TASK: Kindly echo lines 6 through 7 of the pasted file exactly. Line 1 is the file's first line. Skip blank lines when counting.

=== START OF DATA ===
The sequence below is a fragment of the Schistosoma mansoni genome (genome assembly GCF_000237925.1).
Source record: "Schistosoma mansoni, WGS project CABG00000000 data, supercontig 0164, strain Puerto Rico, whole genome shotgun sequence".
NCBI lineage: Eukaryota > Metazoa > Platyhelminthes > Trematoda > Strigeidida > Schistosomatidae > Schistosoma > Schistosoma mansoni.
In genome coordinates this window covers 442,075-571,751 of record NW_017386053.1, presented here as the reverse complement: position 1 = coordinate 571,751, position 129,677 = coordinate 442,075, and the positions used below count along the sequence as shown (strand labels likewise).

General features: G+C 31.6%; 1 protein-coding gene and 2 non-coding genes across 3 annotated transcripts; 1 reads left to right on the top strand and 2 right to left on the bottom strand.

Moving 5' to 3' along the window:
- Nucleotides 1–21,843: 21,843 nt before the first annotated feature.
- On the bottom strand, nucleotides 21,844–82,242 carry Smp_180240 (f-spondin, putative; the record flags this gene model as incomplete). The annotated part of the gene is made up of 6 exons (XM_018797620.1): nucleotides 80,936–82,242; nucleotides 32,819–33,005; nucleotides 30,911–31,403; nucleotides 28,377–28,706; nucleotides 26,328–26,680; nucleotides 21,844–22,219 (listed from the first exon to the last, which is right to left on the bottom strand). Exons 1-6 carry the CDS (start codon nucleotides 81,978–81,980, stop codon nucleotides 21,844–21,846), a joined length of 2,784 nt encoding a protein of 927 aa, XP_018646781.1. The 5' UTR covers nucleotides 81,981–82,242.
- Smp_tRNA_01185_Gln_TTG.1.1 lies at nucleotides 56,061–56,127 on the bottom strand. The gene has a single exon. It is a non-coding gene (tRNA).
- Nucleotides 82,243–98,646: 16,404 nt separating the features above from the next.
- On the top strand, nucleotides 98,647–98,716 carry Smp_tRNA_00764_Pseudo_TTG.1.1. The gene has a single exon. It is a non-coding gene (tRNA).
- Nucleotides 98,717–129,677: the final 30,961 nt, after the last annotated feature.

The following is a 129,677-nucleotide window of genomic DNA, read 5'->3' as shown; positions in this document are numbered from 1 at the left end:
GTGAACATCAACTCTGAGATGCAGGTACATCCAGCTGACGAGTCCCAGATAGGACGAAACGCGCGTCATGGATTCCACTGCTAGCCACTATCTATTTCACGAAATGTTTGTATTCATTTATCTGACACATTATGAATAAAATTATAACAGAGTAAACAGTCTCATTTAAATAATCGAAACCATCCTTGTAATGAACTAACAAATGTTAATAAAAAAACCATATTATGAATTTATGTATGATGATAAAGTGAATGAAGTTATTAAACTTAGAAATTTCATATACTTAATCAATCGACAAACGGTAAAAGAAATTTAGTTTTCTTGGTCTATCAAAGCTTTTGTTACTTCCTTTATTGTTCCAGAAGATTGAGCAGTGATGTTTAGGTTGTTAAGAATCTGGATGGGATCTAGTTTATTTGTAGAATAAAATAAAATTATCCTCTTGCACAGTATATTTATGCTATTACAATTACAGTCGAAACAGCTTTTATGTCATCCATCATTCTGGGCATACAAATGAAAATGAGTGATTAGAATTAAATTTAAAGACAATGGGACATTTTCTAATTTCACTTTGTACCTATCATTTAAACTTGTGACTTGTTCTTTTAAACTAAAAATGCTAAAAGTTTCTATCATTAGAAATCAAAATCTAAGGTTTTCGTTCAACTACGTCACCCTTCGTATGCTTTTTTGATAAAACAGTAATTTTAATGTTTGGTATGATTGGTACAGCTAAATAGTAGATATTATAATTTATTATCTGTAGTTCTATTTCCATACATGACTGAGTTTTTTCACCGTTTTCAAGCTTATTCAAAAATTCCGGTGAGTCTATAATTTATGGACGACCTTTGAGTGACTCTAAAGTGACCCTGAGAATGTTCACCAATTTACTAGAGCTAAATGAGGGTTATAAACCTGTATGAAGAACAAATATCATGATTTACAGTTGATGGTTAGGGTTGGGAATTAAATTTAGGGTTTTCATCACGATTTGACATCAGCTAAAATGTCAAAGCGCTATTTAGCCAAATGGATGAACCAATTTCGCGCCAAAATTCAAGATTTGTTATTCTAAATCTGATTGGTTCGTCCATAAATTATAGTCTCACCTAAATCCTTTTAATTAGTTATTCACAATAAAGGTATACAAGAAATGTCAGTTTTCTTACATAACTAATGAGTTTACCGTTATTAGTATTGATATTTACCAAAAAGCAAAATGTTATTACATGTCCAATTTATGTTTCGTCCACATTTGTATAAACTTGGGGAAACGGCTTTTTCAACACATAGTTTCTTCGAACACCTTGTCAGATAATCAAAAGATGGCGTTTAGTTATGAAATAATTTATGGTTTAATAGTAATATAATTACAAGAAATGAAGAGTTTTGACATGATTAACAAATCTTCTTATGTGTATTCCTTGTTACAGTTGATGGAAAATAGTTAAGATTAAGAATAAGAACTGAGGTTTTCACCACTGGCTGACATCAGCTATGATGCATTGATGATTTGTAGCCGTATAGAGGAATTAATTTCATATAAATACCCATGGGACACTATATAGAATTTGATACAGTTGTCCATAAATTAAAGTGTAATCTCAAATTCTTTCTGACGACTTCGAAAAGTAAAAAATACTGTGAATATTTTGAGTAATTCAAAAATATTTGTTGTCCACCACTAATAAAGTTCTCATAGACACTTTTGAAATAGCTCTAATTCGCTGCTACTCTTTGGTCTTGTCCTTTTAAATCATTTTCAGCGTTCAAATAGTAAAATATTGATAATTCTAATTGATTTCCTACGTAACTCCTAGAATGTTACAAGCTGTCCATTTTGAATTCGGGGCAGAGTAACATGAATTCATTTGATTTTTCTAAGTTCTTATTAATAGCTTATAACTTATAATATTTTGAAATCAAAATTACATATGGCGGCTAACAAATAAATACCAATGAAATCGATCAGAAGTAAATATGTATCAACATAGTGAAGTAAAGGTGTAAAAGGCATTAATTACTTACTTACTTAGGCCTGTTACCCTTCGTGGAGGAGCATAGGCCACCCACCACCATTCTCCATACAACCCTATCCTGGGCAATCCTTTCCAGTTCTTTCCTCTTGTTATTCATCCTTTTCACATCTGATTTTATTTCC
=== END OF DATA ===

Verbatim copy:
Moving 5' to 3' along the window:
- Nucleotides 1–21,843: 21,843 nt before the first annotated feature.